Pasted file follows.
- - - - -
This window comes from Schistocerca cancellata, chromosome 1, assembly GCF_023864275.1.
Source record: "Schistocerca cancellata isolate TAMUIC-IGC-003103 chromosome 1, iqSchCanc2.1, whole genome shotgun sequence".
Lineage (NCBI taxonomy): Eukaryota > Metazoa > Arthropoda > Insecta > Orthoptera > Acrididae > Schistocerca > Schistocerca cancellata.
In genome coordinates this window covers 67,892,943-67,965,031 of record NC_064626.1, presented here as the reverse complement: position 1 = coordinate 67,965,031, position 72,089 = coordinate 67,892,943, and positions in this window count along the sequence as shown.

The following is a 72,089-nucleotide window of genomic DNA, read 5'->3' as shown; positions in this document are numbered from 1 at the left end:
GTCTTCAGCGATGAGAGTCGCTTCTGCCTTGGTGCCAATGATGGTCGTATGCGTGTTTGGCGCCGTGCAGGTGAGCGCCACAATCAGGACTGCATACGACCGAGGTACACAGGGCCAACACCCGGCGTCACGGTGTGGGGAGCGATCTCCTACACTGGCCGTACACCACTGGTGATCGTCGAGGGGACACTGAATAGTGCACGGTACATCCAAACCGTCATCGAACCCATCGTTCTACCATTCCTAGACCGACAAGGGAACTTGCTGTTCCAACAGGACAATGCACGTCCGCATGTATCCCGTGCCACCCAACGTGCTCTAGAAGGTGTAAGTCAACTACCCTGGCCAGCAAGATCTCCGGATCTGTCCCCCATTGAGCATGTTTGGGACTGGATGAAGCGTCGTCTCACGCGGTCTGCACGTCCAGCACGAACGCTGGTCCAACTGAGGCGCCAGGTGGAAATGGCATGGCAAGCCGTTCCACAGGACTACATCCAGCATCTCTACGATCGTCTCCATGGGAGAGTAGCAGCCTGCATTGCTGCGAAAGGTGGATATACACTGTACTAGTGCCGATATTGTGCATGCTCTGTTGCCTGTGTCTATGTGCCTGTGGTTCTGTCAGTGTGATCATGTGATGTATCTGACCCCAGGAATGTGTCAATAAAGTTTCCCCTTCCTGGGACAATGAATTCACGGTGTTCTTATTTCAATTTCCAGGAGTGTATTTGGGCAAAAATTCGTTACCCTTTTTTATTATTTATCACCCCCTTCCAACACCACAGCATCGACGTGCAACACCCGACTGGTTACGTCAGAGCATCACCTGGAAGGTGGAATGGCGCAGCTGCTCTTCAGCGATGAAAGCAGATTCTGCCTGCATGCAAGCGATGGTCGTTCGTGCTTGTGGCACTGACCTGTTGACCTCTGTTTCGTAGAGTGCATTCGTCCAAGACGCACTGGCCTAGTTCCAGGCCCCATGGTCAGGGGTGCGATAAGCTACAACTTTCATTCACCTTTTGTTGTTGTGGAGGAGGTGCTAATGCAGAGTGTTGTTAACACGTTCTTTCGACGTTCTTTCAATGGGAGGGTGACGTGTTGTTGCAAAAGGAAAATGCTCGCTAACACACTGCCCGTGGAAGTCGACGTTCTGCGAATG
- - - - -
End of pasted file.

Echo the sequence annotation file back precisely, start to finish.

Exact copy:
This window comes from Schistocerca cancellata, chromosome 1, assembly GCF_023864275.1.
Source record: "Schistocerca cancellata isolate TAMUIC-IGC-003103 chromosome 1, iqSchCanc2.1, whole genome shotgun sequence".
Lineage (NCBI taxonomy): Eukaryota > Metazoa > Arthropoda > Insecta > Orthoptera > Acrididae > Schistocerca > Schistocerca cancellata.
In genome coordinates this window covers 67,892,943-67,965,031 of record NC_064626.1, presented here as the reverse complement: position 1 = coordinate 67,965,031, position 72,089 = coordinate 67,892,943, and positions in this window count along the sequence as shown.

The following is a 72,089-nucleotide window of genomic DNA, read 5'->3' as shown; positions in this document are numbered from 1 at the left end:
GTCTTCAGCGATGAGAGTCGCTTCTGCCTTGGTGCCAATGATGGTCGTATGCGTGTTTGGCGCCGTGCAGGTGAGCGCCACAATCAGGACTGCATACGACCGAGGTACACAGGGCCAACACCCGGCGTCACGGTGTGGGGAGCGATCTCCTACACTGGCCGTACACCACTGGTGATCGTCGAGGGGACACTGAATAGTGCACGGTACATCCAAACCGTCATCGAACCCATCGTTCTACCATTCCTAGACCGACAAGGGAACTTGCTGTTCCAACAGGACAATGCACGTCCGCATGTATCCCGTGCCACCCAACGTGCTCTAGAAGGTGTAAGTCAACTACCCTGGCCAGCAAGATCTCCGGATCTGTCCCCCATTGAGCATGTTTGGGACTGGATGAAGCGTCGTCTCACGCGGTCTGCACGTCCAGCACGAACGCTGGTCCAACTGAGGCGCCAGGTGGAAATGGCATGGCAAGCCGTTCCACAGGACTACATCCAGCATCTCTACGATCGTCTCCATGGGAGAGTAGCAGCCTGCATTGCTGCGAAAGGTGGATATACACTGTACTAGTGCCGATATTGTGCATGCTCTGTTGCCTGTGTCTATGTGCCTGTGGTTCTGTCAGTGTGATCATGTGATGTATCTGACCCCAGGAATGTGTCAATAAAGTTTCCCCTTCCTGGGACAATGAATTCACGGTGTTCTTATTTCAATTTCCAGGAGTGTATTTGGGCAAAAATTCGTTACCCTTTTTTATTATTTATCACCCCCTTCCAACACCACAGCATCGACGTGCAACACCCGACTGGTTACGTCAGAGCATCACCTGGAAGGTGGAATGGCGCAGCTGCTCTTCAGCGATGAAAGCAGATTCTGCCTGCATGCAAGCGATGGTCGTTCGTGCTTGTGGCACTGACCTGTTGACCTCTGTTTCGTAGAGTGCATTCGTCCAAGACGCACTGGCCTAGTTCCAGGCCCCATGGTCAGGGGTGCGATAAGCTACAACTTTCATTCACCTTTTGTTGTTGTGGAGGAGGTGCTAATGCAGAGTGTTGTTAACACGTTCTTTCGACGTTCTTTCAATGGGAGGGTGACGTGTTGTTGCAAAAGGAAAATGCTCGCTAACACACTGCCCGTGGAAGTCGACGTTCTGCGAATG